Antibiotics for conjunctivitis 'of benefit in some patients'
GPs have been urged to use topical antibiotics in only a small subset of patients with acute infective conjunctivitis, by the authors of a new general practice study.
The study published in the British Journal of General Practice this month found that though topical antibiotics are of limited benefit in most patients, those with purulent discharge or mild red eye may show more significant benefits.
The meta-analysis of individual patient data from three trials of 622 patients in primary care setting found there was a small but significant overall benefit to using antibiotics for acute conjunctivitis – 80% of patients who received antibiotics were cured by day seven compared with 74% of controls in a primary care setting. The number needed to treat was 13.
The researchers concluded that patients with purulent discharge or with mild red eye gained a more significant benefit from antibiotics - with a risk difference of 0.09 and 0.10 and a number needed to treat of 12 and 10 respectively.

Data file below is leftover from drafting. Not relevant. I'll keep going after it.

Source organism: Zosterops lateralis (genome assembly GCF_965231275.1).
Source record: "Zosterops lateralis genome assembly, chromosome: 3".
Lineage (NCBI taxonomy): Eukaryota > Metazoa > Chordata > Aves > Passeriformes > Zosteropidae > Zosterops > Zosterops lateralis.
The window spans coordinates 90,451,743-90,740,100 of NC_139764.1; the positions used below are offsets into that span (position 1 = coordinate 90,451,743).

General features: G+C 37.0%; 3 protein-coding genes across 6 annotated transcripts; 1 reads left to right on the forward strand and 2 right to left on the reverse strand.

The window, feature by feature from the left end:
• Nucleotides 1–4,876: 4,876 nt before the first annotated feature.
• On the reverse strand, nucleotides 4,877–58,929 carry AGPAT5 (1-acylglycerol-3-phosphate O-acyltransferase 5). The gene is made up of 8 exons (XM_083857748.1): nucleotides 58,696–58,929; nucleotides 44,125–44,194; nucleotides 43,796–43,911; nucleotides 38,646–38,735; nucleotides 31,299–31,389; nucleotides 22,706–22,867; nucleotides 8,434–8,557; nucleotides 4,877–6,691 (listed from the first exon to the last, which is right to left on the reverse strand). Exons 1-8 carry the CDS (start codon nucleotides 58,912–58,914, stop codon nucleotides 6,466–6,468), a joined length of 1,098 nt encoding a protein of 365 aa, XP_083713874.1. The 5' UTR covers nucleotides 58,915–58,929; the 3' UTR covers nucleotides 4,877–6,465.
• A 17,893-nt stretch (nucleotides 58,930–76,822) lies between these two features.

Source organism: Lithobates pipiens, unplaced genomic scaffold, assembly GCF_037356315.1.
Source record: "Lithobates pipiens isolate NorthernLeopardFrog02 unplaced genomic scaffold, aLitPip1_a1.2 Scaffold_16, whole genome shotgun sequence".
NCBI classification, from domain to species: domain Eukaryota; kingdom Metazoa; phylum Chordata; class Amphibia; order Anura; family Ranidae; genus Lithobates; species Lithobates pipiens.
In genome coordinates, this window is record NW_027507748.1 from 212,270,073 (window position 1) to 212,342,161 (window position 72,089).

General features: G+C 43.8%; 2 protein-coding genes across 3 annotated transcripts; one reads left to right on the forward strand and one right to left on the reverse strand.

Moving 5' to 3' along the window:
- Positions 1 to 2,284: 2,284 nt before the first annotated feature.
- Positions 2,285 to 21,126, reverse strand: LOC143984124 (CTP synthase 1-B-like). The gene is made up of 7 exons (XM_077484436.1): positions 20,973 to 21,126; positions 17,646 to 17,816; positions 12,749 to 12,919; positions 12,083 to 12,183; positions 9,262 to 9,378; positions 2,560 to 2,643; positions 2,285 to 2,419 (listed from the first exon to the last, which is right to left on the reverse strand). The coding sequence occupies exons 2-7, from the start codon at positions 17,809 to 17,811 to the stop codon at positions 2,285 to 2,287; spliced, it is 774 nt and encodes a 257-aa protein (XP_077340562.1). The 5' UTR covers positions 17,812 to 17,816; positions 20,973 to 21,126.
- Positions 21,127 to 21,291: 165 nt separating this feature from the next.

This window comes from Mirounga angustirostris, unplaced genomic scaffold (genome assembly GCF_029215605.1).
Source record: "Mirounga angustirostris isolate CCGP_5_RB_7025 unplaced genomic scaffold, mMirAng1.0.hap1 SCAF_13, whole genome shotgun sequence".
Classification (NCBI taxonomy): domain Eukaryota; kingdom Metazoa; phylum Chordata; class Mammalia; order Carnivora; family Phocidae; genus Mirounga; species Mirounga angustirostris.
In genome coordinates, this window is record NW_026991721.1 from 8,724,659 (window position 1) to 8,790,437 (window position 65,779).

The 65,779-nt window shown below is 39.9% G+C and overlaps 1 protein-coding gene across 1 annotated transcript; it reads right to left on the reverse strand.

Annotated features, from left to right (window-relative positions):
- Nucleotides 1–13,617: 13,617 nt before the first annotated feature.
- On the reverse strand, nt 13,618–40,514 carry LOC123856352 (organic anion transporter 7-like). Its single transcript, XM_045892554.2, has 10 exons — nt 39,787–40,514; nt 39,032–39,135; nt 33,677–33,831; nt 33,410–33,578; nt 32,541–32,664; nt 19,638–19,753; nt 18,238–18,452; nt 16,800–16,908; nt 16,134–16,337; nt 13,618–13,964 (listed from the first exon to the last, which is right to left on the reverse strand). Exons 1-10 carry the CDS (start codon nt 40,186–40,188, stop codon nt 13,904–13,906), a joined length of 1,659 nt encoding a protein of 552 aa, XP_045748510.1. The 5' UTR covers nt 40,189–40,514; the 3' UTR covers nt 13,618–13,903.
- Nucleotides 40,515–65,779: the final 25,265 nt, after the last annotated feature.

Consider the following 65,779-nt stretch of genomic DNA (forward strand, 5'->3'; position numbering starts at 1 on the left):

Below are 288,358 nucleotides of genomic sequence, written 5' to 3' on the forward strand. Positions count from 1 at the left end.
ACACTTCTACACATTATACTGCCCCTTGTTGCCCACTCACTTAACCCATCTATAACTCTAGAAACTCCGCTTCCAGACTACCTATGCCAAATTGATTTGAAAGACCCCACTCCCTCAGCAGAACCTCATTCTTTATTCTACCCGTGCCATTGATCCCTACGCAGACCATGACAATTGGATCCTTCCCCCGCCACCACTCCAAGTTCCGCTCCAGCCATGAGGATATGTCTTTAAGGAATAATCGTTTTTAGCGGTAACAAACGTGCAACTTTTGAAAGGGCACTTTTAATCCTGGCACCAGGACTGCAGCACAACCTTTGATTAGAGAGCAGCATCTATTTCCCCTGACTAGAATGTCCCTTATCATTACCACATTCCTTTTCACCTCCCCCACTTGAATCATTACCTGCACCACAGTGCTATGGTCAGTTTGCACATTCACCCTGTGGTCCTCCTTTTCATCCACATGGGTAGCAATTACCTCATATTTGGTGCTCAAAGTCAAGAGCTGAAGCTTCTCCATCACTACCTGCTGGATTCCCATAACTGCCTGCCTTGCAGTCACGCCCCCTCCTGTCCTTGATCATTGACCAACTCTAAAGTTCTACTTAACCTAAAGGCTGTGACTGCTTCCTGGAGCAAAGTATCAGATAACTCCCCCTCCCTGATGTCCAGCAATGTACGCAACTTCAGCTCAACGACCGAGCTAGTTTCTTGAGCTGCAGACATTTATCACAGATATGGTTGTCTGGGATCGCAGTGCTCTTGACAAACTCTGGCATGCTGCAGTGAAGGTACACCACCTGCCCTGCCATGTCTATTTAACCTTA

Current guidelines suggest prescribing antibiotics where the conjunctivitis is severe, or in children where they may be excluded from school or child care.
Study leader Dr Joanna Jefferis, a research fellow in ophthalmology at Newcastle University, said: ‘Most patients recovered by day seven whether they received antibiotics or not.'
But she added: ‘It is also important to know whether antibiotics may shorten the duration of symptoms. There is a limited set of patients who may benefit from antibiotics, including patients with purulent discharge and patients with mild severity of red eye. However, even in these groups the benefit of antibiotics is limited.'
‘Judicious use of antibiotics is important to reduce the risks of antibiotic resistance in the population.'
'Prescribing practices and over-the-counter policies need to be updated to reflect these findings. Furthermore, patient expectations of antibiotic use need to be addressed, as they are likely to be a strong driving force behind prescribing decisions.'
Professor Paul Little, professor of primary care research at the University of Southampton said: ‘GPs should aim for regular washing of eyes and consider using the delayed prescribing approach.'